It is worthwhile to take a look at some of those grim statistics, so that we are aware of what we are dealing with when we examine a problem like divorce.  There is a wide disconnect between the way parents and children look at divorces.  Divorced parents, by and large, feel that they were equipped to deal with children’s needs during divorce (55% yes to 45% no), but admitted that the children themselves did not have a voice in the decision to divorce (88% no to 12% yes), and even felt that they adequately discussed children’s feelings during divorce by a narrow margin (51% yes to 49% no).  Children, not surprisingly, were far less complementary to the sensitivity of their parents, claiming often to have been caught in the middle of the parents’ divorce (57% yes to 43% no), that parents did a particularly poor job of managing the impact of divorce for them (72% no to 28% yes), and that parents were not particularly helpful (with 57% parent claiming that parents did “nothing much” to help children).  These results are pretty scathing and match with my own observation and my own experiences.  This will likely not be a pleasant book for anyone to read, but it tells a story that needs to be told and encourages those people responsible for breaking up their families and homes to act the best towards their children.  If people thought of others and considered others a little more, many of the mistakes made in marriages would likely be far easier to avoid and overcome.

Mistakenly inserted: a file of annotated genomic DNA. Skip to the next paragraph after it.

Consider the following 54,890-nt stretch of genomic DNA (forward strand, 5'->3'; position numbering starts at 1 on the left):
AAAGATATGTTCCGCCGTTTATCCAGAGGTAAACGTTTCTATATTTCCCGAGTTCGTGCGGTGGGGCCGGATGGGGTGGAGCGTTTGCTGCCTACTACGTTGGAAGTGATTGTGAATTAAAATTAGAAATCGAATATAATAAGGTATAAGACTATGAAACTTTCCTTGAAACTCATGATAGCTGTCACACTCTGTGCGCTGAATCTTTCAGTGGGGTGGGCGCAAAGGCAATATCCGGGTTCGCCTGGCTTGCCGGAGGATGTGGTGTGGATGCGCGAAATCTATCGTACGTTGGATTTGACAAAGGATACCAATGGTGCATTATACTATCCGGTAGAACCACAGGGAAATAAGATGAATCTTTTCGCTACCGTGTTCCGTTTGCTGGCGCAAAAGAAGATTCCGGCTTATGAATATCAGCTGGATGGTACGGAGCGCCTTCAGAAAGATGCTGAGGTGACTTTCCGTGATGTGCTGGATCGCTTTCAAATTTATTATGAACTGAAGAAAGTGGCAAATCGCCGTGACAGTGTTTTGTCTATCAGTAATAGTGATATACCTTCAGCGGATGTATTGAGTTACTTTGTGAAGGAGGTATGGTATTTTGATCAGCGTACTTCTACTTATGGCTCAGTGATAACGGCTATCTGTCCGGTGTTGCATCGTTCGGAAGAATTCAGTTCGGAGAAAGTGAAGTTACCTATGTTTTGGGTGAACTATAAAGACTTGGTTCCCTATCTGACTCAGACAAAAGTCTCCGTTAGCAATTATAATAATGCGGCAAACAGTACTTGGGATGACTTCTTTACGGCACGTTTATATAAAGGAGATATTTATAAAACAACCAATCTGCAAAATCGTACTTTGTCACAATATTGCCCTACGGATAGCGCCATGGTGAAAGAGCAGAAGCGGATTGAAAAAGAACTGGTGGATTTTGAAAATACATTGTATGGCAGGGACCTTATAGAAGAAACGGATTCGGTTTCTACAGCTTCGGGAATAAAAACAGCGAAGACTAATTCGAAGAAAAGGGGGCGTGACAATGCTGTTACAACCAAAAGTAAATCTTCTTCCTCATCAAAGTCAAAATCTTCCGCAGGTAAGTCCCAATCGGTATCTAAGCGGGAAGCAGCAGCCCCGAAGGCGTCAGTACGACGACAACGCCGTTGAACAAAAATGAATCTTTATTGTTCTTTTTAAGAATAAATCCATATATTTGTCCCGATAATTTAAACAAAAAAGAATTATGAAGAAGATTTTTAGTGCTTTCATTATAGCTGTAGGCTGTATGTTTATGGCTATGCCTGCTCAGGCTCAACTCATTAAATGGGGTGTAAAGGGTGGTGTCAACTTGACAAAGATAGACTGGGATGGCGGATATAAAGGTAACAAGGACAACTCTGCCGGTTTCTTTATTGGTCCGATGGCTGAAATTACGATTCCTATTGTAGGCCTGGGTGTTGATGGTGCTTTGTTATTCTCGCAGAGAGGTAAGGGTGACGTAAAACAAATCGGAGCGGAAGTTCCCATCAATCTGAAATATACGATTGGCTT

[1] See, for example:









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That’s News To Me

Having retrieved my headphones from my previous computer at work, I was able yesterday at last to find an acceptable source of free and unblocked music for me to listen to at work.  Given my tendency to be highly anxious and easily distracted, I find listening to music to be a good way to keep my stress levels low as I plow through various data-intensive tasks.  Yesterday I decided to listen to a couple of Adult Contemporary stations and today I listened to an Adult Alternative station that had the annoying tendency of teasing songs for a second that I wanted to listen to and then moving on to other songs.  My fondness for listening to music while I work is not a new phenomenon [1], and I comment on it here as a way of helping to elucidate how my mind works, as the way my mind works is interesting to me even if it not always very interesting to others.